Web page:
A Tiffany silver baby or child's spoon and fork, intended as a Christening present. These are quite small, suitable for use by a toddler, they are really sweet. The pattern on the back and front has a double reeded edge, terminating in a V shape in the bowl. The fork tines are quite fat and blunt, so not dangerous. Both are hallmarked "Tiffany & Co Sterling M", the M indicating a date between 1907 and 1947.
A gorgeous Tiffany silver card case, with a very attractive and unusual fan shaped textured pattern, with dark and light bands radiating from the clasp. The surface is also textured, with lines and tiny hand hammered bumps radiating out in the same pattern. The hinge is spring loaded, and the clasp is a joy, superbly crafted with a satisfying click on closure. The interior is highly polished, giving a mirror like effect. The case is exceptional quality, clearly the work of a master craftsman. The original purpose of the case is unclear, it is too small for cigarettes (although it could hold the smaller hand made variety), it could also have been a compact. It is ideal for business cards, and could also accommodate photographs. The hallmarks are clear, "Tiffany & Co, 925 Sterling Italy", made during a time when Tiffany employed Italian craftsmen.
With its wonderful quality, texture and pattern, this case is a joy to handle, you become reluctant to put it down!
A Tiffany sterling silver Olympian pattern sugar tongs, of very good quality, and with no monograms. Olympian pattern depicts various different scenes from Greek mythology, and has been described as the most elaborate and complex of all Tiffany flatware patterns. This scene shows Pan with 4 nymphs or satyrs, with horns and goat leg hindquarters, one nymph with erect phallus (which must be pretty unique on a flatware pattern!), demonstrating Pan's status as fertility God. Ther tongs are hallmarked "M Tiffany & Co Sterling PAT 1878". The M indicates a date between 1875 and 1891.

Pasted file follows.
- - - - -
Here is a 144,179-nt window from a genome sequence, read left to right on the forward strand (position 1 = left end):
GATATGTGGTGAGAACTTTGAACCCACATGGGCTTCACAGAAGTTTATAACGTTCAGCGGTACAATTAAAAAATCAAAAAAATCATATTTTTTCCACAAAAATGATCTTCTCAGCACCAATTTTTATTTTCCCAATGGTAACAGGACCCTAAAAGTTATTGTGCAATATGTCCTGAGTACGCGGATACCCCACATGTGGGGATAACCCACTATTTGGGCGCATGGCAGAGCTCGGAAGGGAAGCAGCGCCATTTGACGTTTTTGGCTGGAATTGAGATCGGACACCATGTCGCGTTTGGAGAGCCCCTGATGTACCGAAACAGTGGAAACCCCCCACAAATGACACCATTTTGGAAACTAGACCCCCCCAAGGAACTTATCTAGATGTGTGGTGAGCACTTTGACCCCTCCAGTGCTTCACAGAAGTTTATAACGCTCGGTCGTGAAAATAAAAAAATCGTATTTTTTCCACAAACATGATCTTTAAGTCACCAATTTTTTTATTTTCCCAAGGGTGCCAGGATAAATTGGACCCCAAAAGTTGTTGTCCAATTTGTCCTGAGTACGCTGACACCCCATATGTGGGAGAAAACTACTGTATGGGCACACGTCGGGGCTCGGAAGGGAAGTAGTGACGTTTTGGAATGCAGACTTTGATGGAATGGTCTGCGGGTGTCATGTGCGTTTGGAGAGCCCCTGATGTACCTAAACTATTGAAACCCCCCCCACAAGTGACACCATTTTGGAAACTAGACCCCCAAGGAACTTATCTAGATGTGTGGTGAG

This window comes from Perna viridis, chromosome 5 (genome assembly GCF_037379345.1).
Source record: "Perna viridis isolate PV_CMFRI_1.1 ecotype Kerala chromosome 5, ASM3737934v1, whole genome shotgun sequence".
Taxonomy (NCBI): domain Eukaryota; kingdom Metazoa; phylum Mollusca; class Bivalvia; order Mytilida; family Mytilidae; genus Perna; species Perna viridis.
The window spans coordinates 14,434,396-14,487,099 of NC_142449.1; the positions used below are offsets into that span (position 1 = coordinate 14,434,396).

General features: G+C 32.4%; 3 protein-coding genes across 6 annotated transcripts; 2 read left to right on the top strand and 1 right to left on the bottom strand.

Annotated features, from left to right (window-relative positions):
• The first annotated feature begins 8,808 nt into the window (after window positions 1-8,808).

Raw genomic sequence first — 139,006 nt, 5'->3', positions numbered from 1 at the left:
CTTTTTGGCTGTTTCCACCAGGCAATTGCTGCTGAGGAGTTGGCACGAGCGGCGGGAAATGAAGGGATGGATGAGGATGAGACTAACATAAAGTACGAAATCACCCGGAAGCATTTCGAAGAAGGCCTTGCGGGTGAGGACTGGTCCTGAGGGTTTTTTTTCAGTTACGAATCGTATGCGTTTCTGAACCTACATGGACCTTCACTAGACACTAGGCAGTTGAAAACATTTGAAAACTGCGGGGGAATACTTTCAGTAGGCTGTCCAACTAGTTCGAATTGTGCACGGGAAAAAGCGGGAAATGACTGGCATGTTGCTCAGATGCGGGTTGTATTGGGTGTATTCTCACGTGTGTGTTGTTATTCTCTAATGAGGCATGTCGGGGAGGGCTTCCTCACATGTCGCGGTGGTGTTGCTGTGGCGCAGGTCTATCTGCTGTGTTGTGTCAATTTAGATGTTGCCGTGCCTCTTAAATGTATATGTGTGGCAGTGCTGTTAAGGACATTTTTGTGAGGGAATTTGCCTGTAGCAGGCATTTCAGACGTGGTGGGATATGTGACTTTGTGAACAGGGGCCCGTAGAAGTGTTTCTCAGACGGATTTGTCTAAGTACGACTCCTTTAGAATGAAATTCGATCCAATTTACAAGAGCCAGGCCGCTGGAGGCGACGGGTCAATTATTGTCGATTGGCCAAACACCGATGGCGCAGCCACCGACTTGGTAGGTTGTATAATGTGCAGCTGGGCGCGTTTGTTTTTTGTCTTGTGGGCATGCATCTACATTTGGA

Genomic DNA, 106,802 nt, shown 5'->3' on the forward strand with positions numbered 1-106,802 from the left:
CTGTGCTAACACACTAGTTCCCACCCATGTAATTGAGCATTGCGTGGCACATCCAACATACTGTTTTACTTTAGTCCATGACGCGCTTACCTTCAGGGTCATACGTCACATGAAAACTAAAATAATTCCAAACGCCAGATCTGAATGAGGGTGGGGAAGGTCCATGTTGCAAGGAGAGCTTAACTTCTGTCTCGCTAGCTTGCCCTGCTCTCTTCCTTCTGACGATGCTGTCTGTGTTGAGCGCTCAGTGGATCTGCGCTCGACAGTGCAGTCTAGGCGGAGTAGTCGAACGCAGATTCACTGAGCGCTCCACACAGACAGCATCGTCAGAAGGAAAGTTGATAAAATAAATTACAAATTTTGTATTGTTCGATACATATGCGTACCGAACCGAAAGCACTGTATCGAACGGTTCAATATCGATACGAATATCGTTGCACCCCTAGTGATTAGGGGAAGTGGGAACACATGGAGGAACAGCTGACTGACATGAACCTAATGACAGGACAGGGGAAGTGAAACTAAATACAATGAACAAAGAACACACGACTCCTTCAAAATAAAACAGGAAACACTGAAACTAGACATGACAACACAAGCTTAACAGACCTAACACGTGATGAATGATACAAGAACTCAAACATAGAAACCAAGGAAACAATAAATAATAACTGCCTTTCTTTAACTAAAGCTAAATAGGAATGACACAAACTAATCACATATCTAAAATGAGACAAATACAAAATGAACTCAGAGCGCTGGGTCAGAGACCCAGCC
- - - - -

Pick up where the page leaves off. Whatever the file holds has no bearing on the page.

A Tiffany silver bleeding bowl, with flat pierced handle, in the traditional style. This bowl is very good quality, as you would expect from Tiffany. Bleeding bowls (known as porringers in the USA) were used extensively in the 17th century, different themes abound as to their use. Today they are often used as wine tasters, which is probably what this bowl was intended for. The base is stamped "Tiffany & Co, Sterling, 383". They are also popular as Christening gifts.
Attractive set of antique Tiffany sterling flatware in the rare Tiffany pattern, comprising matching set of Tablespoons, Tableforks, Dessertspoons and Dessertforks (6 of each). The Tiffany pattern (pattern No 1 in the book "Tiffany Silver Flatware, 1845-1905) was designed by Edward C Moore, and was the first pattern he designed. The pattern is lovely, described as "Renaissance Revival, with modified Greek double scroll with shell like antefix and honeysuckle blossom" in the Tiffany Flatware book. It was produced between 1869 and 1917. In 1956 this pattern was re-introduced as the Beekman pattern, which does not have the intriguing scrolls that protrude halfway up the stems. Each piece has a monogram JHC, and each is clearly hallmarked "C Tiffany & Co, Sterling, PAT 1889". They are of exceptional quality, as you would expect from Tiffany, and are all a good weight. The Tiffany Silver Flatware book describes this pattern as "rare, seldom seen" (page 171). This pattern was the first flatware pattern that Tiffany...
A beautiful Tiffany sterling silver Berry spoon, in the Flemish pattern, with notched scroll end finial, and rat-tail. The spoon is a lovely shape, with the bowl at right angles to the stem. The shape of the spoon is also described as a casserole spoon, indeed it is suitable as a serving spoon. It is a good weight and lovely quality, and is still in its original felt bag, marked "Tiffany & Co, Paris, New York, London". The hallmarks are very clear, "Tiffany & Co Sterling PAT 1011M". The M date stamp indicates a date between 1907 and 1947, when John C. Moore II was president. The Flemish pattern was issued in 1911, hence we can date the spoon to between 1911 and 1947.